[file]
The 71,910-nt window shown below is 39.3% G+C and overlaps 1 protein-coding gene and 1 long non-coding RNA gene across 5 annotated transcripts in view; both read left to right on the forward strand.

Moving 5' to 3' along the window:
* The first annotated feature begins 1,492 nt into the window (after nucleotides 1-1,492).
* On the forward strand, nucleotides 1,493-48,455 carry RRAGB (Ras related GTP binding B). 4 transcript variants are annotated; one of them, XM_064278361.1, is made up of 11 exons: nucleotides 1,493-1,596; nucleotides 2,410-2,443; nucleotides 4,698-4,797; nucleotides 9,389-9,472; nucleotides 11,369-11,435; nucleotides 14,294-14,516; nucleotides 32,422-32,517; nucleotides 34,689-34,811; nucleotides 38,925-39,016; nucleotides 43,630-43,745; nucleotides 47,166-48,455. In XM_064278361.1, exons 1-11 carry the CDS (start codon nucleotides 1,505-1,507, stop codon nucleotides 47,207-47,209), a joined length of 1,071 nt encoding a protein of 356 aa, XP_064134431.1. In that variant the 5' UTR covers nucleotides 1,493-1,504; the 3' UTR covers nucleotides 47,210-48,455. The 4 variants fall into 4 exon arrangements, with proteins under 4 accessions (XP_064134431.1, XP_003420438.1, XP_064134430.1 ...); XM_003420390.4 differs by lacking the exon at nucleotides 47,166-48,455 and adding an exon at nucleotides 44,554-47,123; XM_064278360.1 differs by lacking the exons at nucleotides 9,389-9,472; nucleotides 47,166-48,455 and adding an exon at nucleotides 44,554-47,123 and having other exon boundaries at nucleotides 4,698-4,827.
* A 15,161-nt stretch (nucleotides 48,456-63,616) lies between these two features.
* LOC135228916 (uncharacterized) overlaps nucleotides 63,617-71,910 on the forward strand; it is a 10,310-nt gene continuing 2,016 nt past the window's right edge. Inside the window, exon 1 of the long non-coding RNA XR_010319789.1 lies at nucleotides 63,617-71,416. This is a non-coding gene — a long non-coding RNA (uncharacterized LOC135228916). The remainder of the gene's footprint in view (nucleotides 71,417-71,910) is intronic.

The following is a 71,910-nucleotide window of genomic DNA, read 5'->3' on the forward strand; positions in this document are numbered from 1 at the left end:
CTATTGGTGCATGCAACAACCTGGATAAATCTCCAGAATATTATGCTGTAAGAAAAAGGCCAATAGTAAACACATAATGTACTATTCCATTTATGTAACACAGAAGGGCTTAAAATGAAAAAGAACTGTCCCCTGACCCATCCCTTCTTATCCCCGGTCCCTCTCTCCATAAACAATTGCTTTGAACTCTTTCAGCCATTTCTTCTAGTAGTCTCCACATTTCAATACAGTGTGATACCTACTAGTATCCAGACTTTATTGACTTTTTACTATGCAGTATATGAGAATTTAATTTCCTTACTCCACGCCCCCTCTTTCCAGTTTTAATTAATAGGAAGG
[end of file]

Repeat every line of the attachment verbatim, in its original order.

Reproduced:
The 71,910-nt window shown below is 39.3% G+C and overlaps 1 protein-coding gene and 1 long non-coding RNA gene across 5 annotated transcripts in view; both read left to right on the forward strand.

Moving 5' to 3' along the window:
* The first annotated feature begins 1,492 nt into the window (after nucleotides 1-1,492).
* On the forward strand, nucleotides 1,493-48,455 carry RRAGB (Ras related GTP binding B). 4 transcript variants are annotated; one of them, XM_064278361.1, is made up of 11 exons: nucleotides 1,493-1,596; nucleotides 2,410-2,443; nucleotides 4,698-4,797; nucleotides 9,389-9,472; nucleotides 11,369-11,435; nucleotides 14,294-14,516; nucleotides 32,422-32,517; nucleotides 34,689-34,811; nucleotides 38,925-39,016; nucleotides 43,630-43,745; nucleotides 47,166-48,455. In XM_064278361.1, exons 1-11 carry the CDS (start codon nucleotides 1,505-1,507, stop codon nucleotides 47,207-47,209), a joined length of 1,071 nt encoding a protein of 356 aa, XP_064134431.1. In that variant the 5' UTR covers nucleotides 1,493-1,504; the 3' UTR covers nucleotides 47,210-48,455. The 4 variants fall into 4 exon arrangements, with proteins under 4 accessions (XP_064134431.1, XP_003420438.1, XP_064134430.1 ...); XM_003420390.4 differs by lacking the exon at nucleotides 47,166-48,455 and adding an exon at nucleotides 44,554-47,123; XM_064278360.1 differs by lacking the exons at nucleotides 9,389-9,472; nucleotides 47,166-48,455 and adding an exon at nucleotides 44,554-47,123 and having other exon boundaries at nucleotides 4,698-4,827.
* A 15,161-nt stretch (nucleotides 48,456-63,616) lies between these two features.
* LOC135228916 (uncharacterized) overlaps nucleotides 63,617-71,910 on the forward strand; it is a 10,310-nt gene continuing 2,016 nt past the window's right edge. Inside the window, exon 1 of the long non-coding RNA XR_010319789.1 lies at nucleotides 63,617-71,416. This is a non-coding gene — a long non-coding RNA (uncharacterized LOC135228916). The remainder of the gene's footprint in view (nucleotides 71,417-71,910) is intronic.

The following is a 71,910-nucleotide window of genomic DNA, read 5'->3' on the forward strand; positions in this document are numbered from 1 at the left end:
CTATTGGTGCATGCAACAACCTGGATAAATCTCCAGAATATTATGCTGTAAGAAAAAGGCCAATAGTAAACACATAATGTACTATTCCATTTATGTAACACAGAAGGGCTTAAAATGAAAAAGAACTGTCCCCTGACCCATCCCTTCTTATCCCCGGTCCCTCTCTCCATAAACAATTGCTTTGAACTCTTTCAGCCATTTCTTCTAGTAGTCTCCACATTTCAATACAGTGTGATACCTACTAGTATCCAGACTTTATTGACTTTTTACTATGCAGTATATGAGAATTTAATTTCCTTACTCCACGCCCCCTCTTTCCAGTTTTAATTAATAGGAAGG